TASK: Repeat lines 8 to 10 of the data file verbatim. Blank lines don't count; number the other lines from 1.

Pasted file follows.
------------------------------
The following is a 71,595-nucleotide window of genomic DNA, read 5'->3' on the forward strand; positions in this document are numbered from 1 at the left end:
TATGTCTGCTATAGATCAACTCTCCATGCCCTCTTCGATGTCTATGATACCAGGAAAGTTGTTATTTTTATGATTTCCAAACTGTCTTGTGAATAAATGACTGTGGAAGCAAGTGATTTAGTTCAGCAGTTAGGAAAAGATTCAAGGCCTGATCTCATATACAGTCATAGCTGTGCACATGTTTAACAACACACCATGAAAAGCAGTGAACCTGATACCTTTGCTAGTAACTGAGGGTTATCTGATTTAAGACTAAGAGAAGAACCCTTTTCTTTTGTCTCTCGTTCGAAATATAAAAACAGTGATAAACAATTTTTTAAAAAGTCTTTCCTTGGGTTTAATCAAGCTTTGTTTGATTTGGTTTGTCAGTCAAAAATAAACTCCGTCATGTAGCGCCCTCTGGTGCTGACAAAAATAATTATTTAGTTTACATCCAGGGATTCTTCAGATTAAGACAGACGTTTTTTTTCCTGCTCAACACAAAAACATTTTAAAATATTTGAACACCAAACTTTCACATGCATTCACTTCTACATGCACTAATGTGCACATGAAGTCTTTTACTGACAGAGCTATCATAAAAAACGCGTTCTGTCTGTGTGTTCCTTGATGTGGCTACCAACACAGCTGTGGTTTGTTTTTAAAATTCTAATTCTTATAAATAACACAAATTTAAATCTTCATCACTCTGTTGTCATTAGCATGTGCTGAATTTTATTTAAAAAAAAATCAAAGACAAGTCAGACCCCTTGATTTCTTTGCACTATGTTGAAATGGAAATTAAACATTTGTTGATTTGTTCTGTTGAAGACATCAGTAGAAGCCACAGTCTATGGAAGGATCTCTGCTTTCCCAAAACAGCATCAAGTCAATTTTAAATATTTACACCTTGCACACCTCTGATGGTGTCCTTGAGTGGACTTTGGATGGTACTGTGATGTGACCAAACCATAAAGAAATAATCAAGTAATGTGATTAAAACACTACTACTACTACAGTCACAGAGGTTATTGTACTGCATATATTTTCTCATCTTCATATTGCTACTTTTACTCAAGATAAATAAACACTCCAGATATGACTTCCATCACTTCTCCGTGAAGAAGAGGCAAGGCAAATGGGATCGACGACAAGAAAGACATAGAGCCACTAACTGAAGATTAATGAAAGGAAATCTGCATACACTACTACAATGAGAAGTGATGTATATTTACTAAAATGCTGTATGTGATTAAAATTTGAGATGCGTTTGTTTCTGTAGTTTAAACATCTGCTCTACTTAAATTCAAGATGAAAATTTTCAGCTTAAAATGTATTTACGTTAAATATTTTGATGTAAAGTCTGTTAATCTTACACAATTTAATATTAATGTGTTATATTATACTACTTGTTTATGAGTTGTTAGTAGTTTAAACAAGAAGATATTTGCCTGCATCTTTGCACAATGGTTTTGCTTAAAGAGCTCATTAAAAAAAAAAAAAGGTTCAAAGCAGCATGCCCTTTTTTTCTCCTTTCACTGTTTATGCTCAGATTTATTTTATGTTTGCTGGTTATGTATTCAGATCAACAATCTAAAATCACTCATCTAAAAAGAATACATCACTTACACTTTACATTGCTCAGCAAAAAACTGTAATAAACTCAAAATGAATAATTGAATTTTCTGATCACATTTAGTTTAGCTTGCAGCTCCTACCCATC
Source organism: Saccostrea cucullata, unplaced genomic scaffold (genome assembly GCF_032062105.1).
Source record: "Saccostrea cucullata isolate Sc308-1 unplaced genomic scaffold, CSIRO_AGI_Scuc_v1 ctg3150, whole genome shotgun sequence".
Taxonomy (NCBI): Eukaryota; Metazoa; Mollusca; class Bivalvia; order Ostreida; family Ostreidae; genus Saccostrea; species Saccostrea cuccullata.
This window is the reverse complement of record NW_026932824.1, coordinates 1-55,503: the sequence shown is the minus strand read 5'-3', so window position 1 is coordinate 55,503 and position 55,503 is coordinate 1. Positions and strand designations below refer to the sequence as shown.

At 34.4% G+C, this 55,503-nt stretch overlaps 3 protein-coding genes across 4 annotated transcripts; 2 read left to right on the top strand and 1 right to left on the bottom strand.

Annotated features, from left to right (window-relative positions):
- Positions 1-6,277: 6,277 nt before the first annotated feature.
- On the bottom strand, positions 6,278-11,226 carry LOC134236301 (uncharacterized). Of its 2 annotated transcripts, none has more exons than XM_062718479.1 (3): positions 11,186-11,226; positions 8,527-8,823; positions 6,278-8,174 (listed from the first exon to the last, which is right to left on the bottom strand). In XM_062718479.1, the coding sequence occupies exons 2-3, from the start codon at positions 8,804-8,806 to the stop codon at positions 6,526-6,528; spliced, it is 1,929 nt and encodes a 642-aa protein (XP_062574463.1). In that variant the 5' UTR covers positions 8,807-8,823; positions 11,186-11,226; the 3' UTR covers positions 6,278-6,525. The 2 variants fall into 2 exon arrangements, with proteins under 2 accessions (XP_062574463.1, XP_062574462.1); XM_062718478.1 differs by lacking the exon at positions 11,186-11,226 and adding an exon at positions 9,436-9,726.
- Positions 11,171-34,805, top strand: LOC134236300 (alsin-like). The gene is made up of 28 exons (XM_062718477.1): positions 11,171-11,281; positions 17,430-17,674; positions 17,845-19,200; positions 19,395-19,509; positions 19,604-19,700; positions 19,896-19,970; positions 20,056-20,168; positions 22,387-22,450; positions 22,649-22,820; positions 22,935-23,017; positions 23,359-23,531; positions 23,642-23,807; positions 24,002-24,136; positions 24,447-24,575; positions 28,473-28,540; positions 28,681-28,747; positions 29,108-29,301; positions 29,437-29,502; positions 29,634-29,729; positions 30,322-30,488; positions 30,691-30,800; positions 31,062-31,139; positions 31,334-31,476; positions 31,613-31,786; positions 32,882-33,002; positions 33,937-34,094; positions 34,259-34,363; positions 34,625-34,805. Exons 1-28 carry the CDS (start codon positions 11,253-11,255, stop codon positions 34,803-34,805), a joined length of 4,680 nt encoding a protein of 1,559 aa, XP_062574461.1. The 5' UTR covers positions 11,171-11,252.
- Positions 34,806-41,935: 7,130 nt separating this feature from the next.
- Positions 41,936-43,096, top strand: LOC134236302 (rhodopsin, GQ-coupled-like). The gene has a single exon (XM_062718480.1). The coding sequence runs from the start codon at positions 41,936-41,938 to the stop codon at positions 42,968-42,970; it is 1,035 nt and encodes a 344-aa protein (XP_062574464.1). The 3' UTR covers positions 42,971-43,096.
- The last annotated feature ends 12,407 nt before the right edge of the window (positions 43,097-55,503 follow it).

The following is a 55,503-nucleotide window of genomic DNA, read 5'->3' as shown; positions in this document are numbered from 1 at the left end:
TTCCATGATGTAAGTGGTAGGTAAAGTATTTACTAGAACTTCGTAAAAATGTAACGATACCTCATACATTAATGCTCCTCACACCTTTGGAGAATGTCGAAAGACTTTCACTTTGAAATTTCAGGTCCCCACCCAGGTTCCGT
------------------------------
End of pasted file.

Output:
Annotated features, from left to right (window-relative positions):
- Positions 1-6,277: 6,277 nt before the first annotated feature.
- On the bottom strand, positions 6,278-11,226 carry LOC134236301 (uncharacterized). Of its 2 annotated transcripts, none has more exons than XM_062718479.1 (3): positions 11,186-11,226; positions 8,527-8,823; positions 6,278-8,174 (listed from the first exon to the last, which is right to left on the bottom strand). In XM_062718479.1, the coding sequence occupies exons 2-3, from the start codon at positions 8,804-8,806 to the stop codon at positions 6,526-6,528; spliced, it is 1,929 nt and encodes a 642-aa protein (XP_062574463.1). In that variant the 5' UTR covers positions 8,807-8,823; positions 11,186-11,226; the 3' UTR covers positions 6,278-6,525. The 2 variants fall into 2 exon arrangements, with proteins under 2 accessions (XP_062574463.1, XP_062574462.1); XM_062718478.1 differs by lacking the exon at positions 11,186-11,226 and adding an exon at positions 9,436-9,726.